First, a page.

MONDAY: Dear reader, I am feeling frustrated with the editor of Third Sector. He has asked me to inject a few jokes into my diary piece. But what does he expect? I'm a sit-down lawyer, not a stand-up comic. Still, I am sure you can come to my rescue: there must be enough jokes about lawyers to fill this magazine from cover to cover.
TUESDAY: I plot the revolution over croissants and cappuccino with Neal Lawson, chair of Compass, the organisation attempting to inject leftist principles back into the Labour Party. Neal tells me that Ed Miliband is as close as close can be to Brown, and the left's main hope. Why oh why, then, didn't he push through the public benefit amendment in the Charities Bill?
WEDNESDAY: On the public benefit theme, I have a post mortem with John Grogan MP. He is at pains to tell me that his dispute with the NCVO for ditching the amendment is "water under the bridge". He hopes that "Campbell Robb has a long and fulfilling career in the civil service and it would be fitting if Stuart Etherington makes it to the House of Lords". Blimey, that's an about-turn. It contrasts with my heated debate over dinner last week with Stuart at the Reform Club, immediately after the Commons debate. Stuart told me he was a pragmatist. I told him I was an idealist. Stuart told me he got the best deal he could. I remain an armchair critic.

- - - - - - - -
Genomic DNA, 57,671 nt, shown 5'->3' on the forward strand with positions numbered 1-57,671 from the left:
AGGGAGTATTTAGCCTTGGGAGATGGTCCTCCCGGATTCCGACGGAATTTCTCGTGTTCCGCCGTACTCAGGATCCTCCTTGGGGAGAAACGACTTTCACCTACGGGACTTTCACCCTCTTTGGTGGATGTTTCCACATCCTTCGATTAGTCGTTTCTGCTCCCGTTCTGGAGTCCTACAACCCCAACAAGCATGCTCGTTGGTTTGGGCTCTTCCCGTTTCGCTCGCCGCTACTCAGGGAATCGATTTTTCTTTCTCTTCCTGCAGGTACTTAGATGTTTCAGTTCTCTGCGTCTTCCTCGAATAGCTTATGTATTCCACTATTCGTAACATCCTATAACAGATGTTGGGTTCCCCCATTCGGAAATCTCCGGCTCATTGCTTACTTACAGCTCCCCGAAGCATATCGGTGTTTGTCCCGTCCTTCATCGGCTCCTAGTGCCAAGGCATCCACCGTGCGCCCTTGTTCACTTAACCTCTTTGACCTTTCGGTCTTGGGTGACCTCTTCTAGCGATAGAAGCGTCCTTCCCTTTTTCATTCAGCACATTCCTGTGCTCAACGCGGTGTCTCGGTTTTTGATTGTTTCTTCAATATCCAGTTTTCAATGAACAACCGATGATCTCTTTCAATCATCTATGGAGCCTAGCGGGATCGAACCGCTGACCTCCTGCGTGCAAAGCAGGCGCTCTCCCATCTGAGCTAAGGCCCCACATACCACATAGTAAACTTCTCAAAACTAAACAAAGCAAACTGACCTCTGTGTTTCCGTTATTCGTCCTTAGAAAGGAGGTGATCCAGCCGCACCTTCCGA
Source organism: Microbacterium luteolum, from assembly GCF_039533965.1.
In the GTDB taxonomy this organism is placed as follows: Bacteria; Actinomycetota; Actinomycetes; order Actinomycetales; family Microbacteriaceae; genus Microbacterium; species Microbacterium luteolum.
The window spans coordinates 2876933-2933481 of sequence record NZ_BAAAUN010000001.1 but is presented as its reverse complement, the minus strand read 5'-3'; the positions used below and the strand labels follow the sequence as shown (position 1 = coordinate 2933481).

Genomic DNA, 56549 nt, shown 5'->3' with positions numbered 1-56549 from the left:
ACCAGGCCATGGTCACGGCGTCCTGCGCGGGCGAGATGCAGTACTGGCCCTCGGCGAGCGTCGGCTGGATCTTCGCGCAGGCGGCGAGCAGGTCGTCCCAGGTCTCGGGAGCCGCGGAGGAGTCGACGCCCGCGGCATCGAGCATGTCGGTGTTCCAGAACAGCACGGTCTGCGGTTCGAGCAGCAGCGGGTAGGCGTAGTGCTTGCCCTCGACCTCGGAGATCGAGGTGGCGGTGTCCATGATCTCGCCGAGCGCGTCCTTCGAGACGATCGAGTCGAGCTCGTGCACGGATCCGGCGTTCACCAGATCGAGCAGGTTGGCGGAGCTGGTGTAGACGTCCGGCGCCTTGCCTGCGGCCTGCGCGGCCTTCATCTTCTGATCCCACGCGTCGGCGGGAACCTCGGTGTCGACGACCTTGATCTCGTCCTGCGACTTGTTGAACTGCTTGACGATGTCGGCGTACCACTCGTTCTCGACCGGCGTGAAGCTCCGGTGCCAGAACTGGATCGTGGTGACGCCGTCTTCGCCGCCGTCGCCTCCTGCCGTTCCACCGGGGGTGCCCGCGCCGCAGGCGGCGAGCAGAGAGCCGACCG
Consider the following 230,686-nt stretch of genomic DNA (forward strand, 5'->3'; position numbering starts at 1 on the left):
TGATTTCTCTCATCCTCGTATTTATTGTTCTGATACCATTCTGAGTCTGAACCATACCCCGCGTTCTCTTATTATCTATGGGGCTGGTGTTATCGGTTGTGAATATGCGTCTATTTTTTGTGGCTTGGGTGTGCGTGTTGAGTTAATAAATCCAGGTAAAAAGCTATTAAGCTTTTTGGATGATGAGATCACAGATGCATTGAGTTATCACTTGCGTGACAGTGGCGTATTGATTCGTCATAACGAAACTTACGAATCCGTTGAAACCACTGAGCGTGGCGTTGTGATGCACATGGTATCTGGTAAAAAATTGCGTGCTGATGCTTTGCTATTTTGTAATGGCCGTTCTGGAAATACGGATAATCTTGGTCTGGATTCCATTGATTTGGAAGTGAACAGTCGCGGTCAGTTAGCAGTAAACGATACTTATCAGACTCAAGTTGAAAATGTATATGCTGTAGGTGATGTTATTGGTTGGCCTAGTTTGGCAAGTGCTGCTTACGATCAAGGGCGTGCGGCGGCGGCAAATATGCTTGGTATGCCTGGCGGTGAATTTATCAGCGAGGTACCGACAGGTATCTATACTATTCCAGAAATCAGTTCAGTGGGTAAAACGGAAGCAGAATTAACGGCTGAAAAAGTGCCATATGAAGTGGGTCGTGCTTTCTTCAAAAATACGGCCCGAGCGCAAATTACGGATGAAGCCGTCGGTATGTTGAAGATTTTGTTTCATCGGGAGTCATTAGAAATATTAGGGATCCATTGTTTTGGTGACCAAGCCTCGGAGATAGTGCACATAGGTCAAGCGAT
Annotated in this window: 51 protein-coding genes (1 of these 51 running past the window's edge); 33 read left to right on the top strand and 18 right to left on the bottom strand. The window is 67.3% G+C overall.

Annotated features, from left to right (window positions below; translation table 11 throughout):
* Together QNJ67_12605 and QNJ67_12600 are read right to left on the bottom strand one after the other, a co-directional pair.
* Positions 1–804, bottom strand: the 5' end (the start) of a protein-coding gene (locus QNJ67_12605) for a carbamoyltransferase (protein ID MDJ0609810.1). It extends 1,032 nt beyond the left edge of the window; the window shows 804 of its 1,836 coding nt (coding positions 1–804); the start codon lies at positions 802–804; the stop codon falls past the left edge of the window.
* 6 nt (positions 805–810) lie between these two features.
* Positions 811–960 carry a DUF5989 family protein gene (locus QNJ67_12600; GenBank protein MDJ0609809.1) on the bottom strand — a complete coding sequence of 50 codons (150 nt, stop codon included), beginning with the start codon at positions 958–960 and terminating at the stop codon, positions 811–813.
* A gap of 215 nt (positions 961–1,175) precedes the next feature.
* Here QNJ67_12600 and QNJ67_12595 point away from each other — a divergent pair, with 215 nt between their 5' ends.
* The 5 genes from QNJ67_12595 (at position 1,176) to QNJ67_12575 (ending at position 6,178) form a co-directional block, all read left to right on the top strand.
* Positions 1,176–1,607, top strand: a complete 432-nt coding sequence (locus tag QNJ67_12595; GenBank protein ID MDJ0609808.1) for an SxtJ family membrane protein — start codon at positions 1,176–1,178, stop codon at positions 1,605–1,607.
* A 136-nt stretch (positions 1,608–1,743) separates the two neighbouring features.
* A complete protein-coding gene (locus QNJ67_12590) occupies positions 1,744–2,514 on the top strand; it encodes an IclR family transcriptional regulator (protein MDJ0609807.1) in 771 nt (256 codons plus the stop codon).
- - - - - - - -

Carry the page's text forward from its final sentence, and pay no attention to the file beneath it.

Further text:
THURSDAY: I am ecstatic that Edward Fitzgerald QC, expert on the Terrorism Act, has agreed to assist the legal group I am co-ordinating that is looking at terrorism and the voluntary sector. It is worrying (to say the least) that the US war on terror is influencing the debate in this country about regulations for humanitarian aid. I first met Edward 12 years ago when I was assisting Lord Lane's committee on murder convictions. After being quizzed by Myra Hindley about when she might be released, I soon realised that I would be much better off sticking to charity law.
FRIDAY: Tesse Akpeki has asked me to brief Radio 4's Clive Lawton for his keynote speech at the NCVO/ONBoard Trustees' Conference on 27 November. Clive tells me he was at a board meeting this week at which, for more then an hour, the members discussed whether sub groups should be called teams, groups, working parties or task groups. Were these names too inclusive or exclusive, too scary or too staid? "Come on," he tells me, "let's keep our eye on the ball and stop being so politically correct." With that in mind, I await your lawyer jokes.
- Rosamund McCarthy is a consultant for law firm Bates, Wells & Braithwaite and writes in a personal capacity.